Ford Weaves Women’s Activism, Fashion in ‘Liberated Threads’May 12, 2016 |
At the Organization of American Historians’ annual meeting last month, Dr. Tanisha C. Ford, a newly tenured assistant professor of women, gender, sexuality studies at the University of Massachusetts Amherst, was awarded the prestigious Liberty Legacy Foundation Award for her most recent book Liberated Threads: Black Women, Style, and the Global Politics of Soul (University of North Carolina Press).
A rising star in academia, Ford has been lauded by scholars such as Dr. Tiffany Gill of the University of Delaware for writing a compelling book that offers a “rare and much-needed window into the activism and experiences of Black women in the United States and abroad.”
Liberated Threads provides a chronology of how “soul” expressed by Black women in the form of dress and fashion was neatly aligned with their work as activists.
“I want people to be able to have a language to talk about why Black culture is globally popular,” said Ford in an interview with Diverse. “Why is this the case? How did it happen and why?”
The book, which grew out of her doctoral dissertation, was inspired by her parents — particularly her mother — who enrolled at Indiana University as a college student during the 1970s when the Black Power movement was at its height in the United States.
As Ford notes in the fourth chapter of her text, which focuses on the soulful styles of Black college students, African-American women — like her mother — were using their hairstyles and their dress as political statements even as they were staging sit-ins at the president’s office or protesting White fraternities and sororities that engaged in discriminatory practices.
“The clothing was instrumental in saying, ‘Hey, I’m here on this campus,’” says Ford, who also earned her undergraduate and graduate degree from Indiana University. “[The women] would decorate their dorm rooms in a way that says, ‘I’m proud of my African heritage.’”
During this time, the world was taking note of the fashion statements in the United States. The Black diaspora throughout the world, including in London and on the African continent, began to employ dress not just as a marker of style, but as a symbol of defiance and resistance — something that was was part and parcel of Black organizing, said Ford.
“Internationalization is really important,” she said, adding that dress became a powerful political symbol even as Black culture was circulating throughout the world along political lines of freedom.
“The adorned body was very much a part of our activist strategy,” said Ford, who noted in an earlier chapter of the book that Black women, for example, boycotted a Harlem beauty shop in an effort to reject European beauty, while exposing White economic encroachment in a largely Black neighborhood. “I try to make the case that the Black community has always been invested in an embodied form of activism.”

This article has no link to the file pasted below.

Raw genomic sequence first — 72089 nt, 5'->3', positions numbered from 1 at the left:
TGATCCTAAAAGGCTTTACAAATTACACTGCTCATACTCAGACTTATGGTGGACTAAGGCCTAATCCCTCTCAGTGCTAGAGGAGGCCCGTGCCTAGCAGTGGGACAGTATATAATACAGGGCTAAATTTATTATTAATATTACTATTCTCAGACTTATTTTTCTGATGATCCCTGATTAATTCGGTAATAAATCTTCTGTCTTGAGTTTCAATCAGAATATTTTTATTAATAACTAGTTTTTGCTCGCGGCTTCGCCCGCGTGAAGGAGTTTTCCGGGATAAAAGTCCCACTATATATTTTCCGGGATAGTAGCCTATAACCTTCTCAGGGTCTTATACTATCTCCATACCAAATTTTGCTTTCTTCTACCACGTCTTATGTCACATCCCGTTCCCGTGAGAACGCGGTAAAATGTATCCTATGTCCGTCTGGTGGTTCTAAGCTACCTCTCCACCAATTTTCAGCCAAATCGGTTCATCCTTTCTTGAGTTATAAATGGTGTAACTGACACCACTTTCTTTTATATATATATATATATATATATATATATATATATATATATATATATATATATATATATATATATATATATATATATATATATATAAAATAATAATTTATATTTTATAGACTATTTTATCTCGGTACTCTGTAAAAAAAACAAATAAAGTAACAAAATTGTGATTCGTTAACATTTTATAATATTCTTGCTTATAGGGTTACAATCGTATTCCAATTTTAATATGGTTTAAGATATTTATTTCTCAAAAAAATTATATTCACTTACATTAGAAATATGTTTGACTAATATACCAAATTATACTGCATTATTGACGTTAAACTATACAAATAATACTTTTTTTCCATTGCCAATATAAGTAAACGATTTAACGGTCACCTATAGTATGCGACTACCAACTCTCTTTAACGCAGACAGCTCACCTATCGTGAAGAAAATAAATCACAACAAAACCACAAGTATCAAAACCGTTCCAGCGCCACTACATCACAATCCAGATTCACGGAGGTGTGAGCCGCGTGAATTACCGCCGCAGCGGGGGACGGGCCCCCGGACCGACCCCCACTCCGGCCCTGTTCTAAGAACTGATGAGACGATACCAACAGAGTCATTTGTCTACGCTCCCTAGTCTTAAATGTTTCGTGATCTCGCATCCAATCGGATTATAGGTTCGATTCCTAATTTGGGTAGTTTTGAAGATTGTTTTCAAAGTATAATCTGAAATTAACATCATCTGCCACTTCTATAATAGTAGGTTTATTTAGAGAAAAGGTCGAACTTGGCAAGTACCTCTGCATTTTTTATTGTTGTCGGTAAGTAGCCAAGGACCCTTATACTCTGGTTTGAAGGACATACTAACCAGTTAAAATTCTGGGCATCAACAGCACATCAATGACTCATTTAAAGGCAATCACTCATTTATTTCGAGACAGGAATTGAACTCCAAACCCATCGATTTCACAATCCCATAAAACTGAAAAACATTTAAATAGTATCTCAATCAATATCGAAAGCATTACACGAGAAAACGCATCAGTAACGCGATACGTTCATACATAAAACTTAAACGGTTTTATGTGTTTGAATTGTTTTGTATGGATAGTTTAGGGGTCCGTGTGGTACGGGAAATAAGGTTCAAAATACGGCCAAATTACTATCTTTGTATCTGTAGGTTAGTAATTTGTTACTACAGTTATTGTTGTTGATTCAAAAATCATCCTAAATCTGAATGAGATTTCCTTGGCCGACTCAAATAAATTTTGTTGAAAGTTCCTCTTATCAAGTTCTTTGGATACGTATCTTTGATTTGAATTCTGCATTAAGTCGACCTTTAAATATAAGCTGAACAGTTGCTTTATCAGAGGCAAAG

Throughout the book, Ford explores how Black bodies have been historically perceived as they’ve moved throughout the world. Yet she also examines the corporate thread of how Black culture has been co-opted by corporate interests.
“There have always been these entanglements with corporations. But what are the long-term implications of commodification that’s not just about seeing or appropriating a set of Black identity politics, but about the very reality of space that Black people are moving about?” Ford asked. “It’s not just about the co-option of identity politics because Black people, in my opinion, lead the cultural charge. But what do we do about the labor and environmental issues? That’s where the field needs to go.”
Ford said that Black fashion still matters today.
“I want readers to understand that dress matters, both in a historical context and a contemporary context; that we are a social body and our bodies are read by people, and even more so if we are part of a marginalized group,” she said. “You can get killed based on what you’re wearing and not that that should deter us from what we wear, but to know that Black creativity within our dress has always been seen as a threat to the state.”
Ford said that her book pays homage to Black women who were political actors and agenda setters in their fight to redefine America and the larger world.
“I want people to know that Black women’s history matters,” she said. “It was important for me to highlight those voices.”
Jamal Eric Watson can be reached at firstname.lastname@example.org. You can follow him on Twitter @jamalericwatson.